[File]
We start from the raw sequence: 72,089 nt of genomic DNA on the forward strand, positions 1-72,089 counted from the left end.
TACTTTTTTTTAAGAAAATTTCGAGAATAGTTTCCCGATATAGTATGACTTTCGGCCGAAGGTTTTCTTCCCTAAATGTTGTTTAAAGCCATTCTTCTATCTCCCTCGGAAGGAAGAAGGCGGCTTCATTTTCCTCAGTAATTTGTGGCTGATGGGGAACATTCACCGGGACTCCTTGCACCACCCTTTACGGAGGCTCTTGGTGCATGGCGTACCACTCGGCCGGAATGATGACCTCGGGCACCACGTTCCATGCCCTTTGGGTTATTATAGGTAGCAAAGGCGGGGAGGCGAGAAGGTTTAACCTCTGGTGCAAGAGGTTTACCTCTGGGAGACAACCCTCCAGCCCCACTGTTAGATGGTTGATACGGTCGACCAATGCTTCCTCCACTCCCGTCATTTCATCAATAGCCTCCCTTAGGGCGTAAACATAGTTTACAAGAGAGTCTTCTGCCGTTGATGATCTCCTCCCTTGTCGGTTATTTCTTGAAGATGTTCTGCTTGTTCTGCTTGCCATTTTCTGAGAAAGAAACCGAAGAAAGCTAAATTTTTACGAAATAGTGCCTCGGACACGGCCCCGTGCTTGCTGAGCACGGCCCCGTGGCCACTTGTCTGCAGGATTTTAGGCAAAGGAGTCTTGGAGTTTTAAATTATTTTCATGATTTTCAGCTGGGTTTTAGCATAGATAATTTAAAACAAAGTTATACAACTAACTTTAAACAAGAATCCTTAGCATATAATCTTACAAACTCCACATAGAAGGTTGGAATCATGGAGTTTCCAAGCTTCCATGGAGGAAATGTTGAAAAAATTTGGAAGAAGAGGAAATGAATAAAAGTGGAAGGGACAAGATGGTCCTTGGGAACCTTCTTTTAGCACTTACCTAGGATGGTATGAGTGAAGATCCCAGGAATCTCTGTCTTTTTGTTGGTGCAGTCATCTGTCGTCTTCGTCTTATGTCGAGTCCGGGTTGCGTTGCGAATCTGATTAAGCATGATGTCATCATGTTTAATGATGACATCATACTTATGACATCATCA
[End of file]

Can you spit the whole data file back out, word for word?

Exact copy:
We start from the raw sequence: 72,089 nt of genomic DNA on the forward strand, positions 1-72,089 counted from the left end.
TACTTTTTTTTAAGAAAATTTCGAGAATAGTTTCCCGATATAGTATGACTTTCGGCCGAAGGTTTTCTTCCCTAAATGTTGTTTAAAGCCATTCTTCTATCTCCCTCGGAAGGAAGAAGGCGGCTTCATTTTCCTCAGTAATTTGTGGCTGATGGGGAACATTCACCGGGACTCCTTGCACCACCCTTTACGGAGGCTCTTGGTGCATGGCGTACCACTCGGCCGGAATGATGACCTCGGGCACCACGTTCCATGCCCTTTGGGTTATTATAGGTAGCAAAGGCGGGGAGGCGAGAAGGTTTAACCTCTGGTGCAAGAGGTTTACCTCTGGGAGACAACCCTCCAGCCCCACTGTTAGATGGTTGATACGGTCGACCAATGCTTCCTCCACTCCCGTCATTTCATCAATAGCCTCCCTTAGGGCGTAAACATAGTTTACAAGAGAGTCTTCTGCCGTTGATGATCTCCTCCCTTGTCGGTTATTTCTTGAAGATGTTCTGCTTGTTCTGCTTGCCATTTTCTGAGAAAGAAACCGAAGAAAGCTAAATTTTTACGAAATAGTGCCTCGGACACGGCCCCGTGCTTGCTGAGCACGGCCCCGTGGCCACTTGTCTGCAGGATTTTAGGCAAAGGAGTCTTGGAGTTTTAAATTATTTTCATGATTTTCAGCTGGGTTTTAGCATAGATAATTTAAAACAAAGTTATACAACTAACTTTAAACAAGAATCCTTAGCATATAATCTTACAAACTCCACATAGAAGGTTGGAATCATGGAGTTTCCAAGCTTCCATGGAGGAAATGTTGAAAAAATTTGGAAGAAGAGGAAATGAATAAAAGTGGAAGGGACAAGATGGTCCTTGGGAACCTTCTTTTAGCACTTACCTAGGATGGTATGAGTGAAGATCCCAGGAATCTCTGTCTTTTTGTTGGTGCAGTCATCTGTCGTCTTCGTCTTATGTCGAGTCCGGGTTGCGTTGCGAATCTGATTAAGCATGATGTCATCATGTTTAATGATGACATCATACTTATGACATCATCA